Read more. [Image: Sina Weibo]
Today was the 120th anniversary of Mao Zedong’s birth, and as the event is celebrated in grand style in Beijing and around China, images of the Chairman are even more ubiquitous than usual this week: A rumored $2.5 billion was invested in celebrations in honor of the figure whose portrait watches over Tiananmen Square and is fastened to the gate of the Forbidden City.
In spite of the birthday celebrations, Mao’s status is marked by a growing ambivalence. Officially, a Communist Party Resolution dictated by Deng Xiaoping, Mao’s successor, declared that Mao was 70 percent right, and 30 percent wrong (with the most grievous errors being the disasters of the Cultural Revolution and the Great Leap Forward). And this mixed legacy makes it hard to pin down exactly what about Mao Party leaders want to celebrate, and what about him they don’t. Who could have anticipated this?
Read more. [Image: Wikimedia Commons]
On the dictator’s 120th birthday, Sidney Rittenberg—whose life story entwines with the turbulent history of the People’s Republic—describes his interactions with the man who still dominates China 37 years after his death.
Read more. [Image: Sidney Rittenberg]
At first I didn’t believe the news this evening that Japanese prime minister Shinzo Abe had visited Yasukuni Shrine in Tokyo. I didn’t believe it, because such a move would be guaranteed to make a delicate situation in East Asia far, far worse. So Abe wouldn’t actually do it, right?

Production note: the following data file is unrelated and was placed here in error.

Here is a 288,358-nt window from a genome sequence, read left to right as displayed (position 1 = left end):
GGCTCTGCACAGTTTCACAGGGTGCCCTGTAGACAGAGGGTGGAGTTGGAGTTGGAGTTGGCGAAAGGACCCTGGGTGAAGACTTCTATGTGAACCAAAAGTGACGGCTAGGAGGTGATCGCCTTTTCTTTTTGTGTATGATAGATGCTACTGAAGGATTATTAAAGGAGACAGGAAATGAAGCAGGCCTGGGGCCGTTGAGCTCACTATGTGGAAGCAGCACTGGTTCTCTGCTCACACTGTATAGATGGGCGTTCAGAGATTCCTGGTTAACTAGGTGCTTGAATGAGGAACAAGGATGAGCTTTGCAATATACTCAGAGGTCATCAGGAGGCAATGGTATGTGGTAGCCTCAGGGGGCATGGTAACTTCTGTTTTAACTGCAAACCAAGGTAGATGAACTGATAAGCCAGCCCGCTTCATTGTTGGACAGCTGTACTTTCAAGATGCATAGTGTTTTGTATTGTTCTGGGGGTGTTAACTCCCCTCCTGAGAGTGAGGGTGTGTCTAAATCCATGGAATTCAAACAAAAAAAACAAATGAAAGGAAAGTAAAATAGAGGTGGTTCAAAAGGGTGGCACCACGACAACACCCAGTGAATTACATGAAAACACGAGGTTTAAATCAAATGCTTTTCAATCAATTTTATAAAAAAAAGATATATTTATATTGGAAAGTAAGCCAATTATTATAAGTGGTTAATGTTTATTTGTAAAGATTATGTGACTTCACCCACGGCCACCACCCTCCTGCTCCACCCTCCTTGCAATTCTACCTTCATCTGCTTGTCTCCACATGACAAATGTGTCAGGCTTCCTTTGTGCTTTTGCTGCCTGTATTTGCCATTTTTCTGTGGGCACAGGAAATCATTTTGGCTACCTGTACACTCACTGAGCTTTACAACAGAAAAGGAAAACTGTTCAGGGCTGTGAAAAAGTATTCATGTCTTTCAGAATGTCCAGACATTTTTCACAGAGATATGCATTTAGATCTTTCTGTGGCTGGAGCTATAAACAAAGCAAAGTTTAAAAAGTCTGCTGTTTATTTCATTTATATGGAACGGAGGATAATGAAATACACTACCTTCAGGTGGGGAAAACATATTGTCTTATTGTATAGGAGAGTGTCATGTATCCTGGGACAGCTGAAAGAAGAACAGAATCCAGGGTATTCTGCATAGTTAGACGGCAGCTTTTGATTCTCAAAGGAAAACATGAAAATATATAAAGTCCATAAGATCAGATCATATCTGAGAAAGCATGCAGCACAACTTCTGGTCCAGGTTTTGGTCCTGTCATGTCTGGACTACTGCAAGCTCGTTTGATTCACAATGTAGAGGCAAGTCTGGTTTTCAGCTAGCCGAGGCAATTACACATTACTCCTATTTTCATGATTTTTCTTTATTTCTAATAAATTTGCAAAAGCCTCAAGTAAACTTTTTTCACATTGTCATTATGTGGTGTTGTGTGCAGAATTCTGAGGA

It turns out that he has. For a Japanese leader to visit Yasukuni, in the midst of tensions with China, is not quite equivalent to a German chancellor visiting Auschwitz or Buchenwald in the midst of some disagreement with Israel. Or a white American politician visiting some lynching site knowing that the NAACP is watching. But it’s close.
Is it useful? Maybe not. But it’s definitely cool.
On June 22, 2013, murder occurred on the “roof of the world.” Ten mountaineers were killed at the foot of Nanga Parbat—the world’s ninth-tallest peak, located in Pakistan’s Gilgit-Baltistan region on the border with China where some of the world’s tallest mountain ranges converge. The victims included American, Chinese, Lithuanian, Nepali, Pakistani, Slovakian, and Ukrainian nationals, and the audacious attack shattered a rare sense of calm in Pakistan’s northernmost corner, bewildering locals. Members of the Pakistani Taliban doggedly scaled the heights to the mountaineers’ camp at an altitude of 15,000 feet and stormed the tents in the dead of night dressed as paramilitary police. One media outlet’s coverage flashed a haunting image of vulnerability: an orange tent on the mountain slopes bathed in moonlight.